Economists in the US opine that the housing market will be able to weather the removal of the stimulus programmes once the economy begins to create jobs and banks ease up on credit. Well, if that is the logic for the US Fed's reluctance to raise interest rates, cheap liquidity is here to stay. For the US Treasury Secretary Timothy Geithner has himself expressed his concerns over unemployment rates in the US remaining elevated for longer than expected. US banks can try to ease up lending only if the US consumers get back to borrowing and spending. Each of these is therefore expected to add to the flow of cheap liquidity into emerging markets and risky assets. While China seems to be happy to accommodate it in its real estate sector, Indian regulators need to ensure that they do not poison Indian stockmarkets and real estate.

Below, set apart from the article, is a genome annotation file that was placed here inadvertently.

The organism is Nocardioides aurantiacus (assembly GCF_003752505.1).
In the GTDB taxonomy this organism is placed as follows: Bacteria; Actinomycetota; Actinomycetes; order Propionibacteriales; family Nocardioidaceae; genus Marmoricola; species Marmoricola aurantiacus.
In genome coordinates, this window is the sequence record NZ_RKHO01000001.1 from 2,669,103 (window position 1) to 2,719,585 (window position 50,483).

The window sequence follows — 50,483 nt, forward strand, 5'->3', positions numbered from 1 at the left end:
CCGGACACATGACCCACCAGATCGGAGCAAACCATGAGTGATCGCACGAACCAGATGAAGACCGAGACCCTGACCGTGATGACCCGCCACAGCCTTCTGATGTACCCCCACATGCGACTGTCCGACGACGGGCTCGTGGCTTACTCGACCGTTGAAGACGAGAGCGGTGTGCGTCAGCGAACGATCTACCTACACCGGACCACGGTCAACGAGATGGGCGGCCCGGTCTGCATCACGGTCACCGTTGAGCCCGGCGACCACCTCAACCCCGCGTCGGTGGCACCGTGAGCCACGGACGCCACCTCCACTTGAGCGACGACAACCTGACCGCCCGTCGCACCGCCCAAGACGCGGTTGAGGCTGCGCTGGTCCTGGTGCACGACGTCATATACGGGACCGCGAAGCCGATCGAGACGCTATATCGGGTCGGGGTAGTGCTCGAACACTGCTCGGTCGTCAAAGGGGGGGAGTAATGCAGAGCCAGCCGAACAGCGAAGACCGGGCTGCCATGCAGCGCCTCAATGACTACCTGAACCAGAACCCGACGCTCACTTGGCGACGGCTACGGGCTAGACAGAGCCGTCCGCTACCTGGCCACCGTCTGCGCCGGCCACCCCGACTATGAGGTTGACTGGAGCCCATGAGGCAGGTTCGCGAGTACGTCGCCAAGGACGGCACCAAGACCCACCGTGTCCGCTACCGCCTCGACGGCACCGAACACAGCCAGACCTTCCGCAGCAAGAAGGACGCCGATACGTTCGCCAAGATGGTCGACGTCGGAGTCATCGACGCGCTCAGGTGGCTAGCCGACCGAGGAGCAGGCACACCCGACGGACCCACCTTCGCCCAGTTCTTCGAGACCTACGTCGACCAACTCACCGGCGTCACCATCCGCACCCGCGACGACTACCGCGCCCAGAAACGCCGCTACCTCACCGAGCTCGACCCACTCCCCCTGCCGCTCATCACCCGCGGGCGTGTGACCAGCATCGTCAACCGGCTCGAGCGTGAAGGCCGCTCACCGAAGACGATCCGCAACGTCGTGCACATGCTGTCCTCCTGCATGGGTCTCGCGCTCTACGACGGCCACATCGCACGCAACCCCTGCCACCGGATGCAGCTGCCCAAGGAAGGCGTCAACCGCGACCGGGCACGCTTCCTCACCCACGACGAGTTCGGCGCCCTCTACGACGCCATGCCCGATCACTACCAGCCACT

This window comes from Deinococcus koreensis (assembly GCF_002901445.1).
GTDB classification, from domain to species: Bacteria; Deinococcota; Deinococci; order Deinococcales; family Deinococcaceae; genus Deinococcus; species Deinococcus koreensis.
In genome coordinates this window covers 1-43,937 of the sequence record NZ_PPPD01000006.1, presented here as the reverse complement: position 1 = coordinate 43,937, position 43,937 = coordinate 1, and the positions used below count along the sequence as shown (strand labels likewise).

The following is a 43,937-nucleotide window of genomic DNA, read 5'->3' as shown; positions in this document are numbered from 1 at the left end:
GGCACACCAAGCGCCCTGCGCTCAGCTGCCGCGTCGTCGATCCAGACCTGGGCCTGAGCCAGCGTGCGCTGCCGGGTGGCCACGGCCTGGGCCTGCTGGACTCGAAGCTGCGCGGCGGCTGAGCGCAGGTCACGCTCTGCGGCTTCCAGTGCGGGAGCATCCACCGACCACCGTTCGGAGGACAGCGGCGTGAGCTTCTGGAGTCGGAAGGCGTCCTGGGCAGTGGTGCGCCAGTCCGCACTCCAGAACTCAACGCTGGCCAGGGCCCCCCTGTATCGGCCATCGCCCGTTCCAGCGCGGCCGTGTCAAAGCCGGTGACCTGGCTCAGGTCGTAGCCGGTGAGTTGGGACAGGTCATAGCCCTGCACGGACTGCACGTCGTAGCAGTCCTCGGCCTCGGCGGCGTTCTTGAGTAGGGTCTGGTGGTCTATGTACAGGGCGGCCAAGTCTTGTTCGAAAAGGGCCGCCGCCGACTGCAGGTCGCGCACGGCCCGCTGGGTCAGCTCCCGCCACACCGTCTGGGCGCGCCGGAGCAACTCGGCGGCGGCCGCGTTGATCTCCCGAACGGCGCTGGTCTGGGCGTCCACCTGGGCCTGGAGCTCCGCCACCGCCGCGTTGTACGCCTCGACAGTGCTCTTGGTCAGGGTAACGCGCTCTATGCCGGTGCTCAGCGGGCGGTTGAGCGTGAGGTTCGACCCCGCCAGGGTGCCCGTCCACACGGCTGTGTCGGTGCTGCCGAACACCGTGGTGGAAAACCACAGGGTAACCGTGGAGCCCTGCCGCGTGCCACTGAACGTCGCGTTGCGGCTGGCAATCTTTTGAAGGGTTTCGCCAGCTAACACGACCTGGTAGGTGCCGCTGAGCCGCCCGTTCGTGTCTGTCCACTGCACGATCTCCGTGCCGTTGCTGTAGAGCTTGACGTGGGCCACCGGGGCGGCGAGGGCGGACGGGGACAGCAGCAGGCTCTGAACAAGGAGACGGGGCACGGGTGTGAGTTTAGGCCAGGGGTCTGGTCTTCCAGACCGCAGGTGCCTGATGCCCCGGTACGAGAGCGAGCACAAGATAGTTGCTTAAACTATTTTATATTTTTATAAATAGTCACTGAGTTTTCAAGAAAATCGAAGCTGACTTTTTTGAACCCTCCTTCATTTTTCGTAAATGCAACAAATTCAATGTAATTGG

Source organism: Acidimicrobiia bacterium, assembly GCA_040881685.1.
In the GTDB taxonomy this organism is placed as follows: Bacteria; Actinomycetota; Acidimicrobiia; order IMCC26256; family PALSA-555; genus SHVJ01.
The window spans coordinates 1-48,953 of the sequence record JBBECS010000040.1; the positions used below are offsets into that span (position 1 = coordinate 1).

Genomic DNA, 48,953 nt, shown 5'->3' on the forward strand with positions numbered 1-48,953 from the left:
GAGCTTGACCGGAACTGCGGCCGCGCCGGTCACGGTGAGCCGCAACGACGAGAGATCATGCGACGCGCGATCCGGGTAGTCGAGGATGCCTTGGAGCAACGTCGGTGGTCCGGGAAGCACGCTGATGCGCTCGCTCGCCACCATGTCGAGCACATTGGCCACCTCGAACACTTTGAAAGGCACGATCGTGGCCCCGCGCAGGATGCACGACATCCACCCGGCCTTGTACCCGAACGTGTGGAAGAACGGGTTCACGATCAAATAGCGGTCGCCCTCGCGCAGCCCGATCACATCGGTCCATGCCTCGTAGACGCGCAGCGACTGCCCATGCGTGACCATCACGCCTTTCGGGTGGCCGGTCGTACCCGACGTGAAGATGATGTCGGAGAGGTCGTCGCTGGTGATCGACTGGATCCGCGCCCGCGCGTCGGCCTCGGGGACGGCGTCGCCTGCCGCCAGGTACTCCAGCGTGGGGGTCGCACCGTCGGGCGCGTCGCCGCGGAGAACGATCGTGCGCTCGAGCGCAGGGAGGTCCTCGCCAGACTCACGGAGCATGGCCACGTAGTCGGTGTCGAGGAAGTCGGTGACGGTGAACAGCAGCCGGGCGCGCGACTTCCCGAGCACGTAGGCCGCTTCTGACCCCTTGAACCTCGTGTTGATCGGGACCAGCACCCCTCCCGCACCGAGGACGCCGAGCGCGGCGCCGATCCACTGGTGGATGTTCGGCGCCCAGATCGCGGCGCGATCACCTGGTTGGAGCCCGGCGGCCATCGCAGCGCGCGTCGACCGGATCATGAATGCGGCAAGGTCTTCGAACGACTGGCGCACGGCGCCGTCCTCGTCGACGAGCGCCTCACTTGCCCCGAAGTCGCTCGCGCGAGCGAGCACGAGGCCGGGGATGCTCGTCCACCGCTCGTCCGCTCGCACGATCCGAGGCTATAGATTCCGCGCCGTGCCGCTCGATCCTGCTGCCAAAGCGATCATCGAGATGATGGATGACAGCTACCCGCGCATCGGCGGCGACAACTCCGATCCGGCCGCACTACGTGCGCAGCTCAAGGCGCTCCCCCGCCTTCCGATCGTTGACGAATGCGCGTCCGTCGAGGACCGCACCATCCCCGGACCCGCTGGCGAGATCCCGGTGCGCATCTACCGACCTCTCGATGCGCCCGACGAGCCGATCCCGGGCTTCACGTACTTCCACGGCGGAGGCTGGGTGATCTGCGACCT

01:12
 Chart of the day
China's ambitious double digit growth rate in GDP is leaving the world poorer in industrial resources. As today's chart shows, the Chinese economy which is stimulating growth through investments in infrastructure, is consuming nearly half of the world's industrial commodities. While it is not wrong to put the commodities to industrial use, building up excess capacity at the pretext of stimulating growth can be hazardous wastage of limited resources.

Data source: UN International Merchandise Statistics

02:00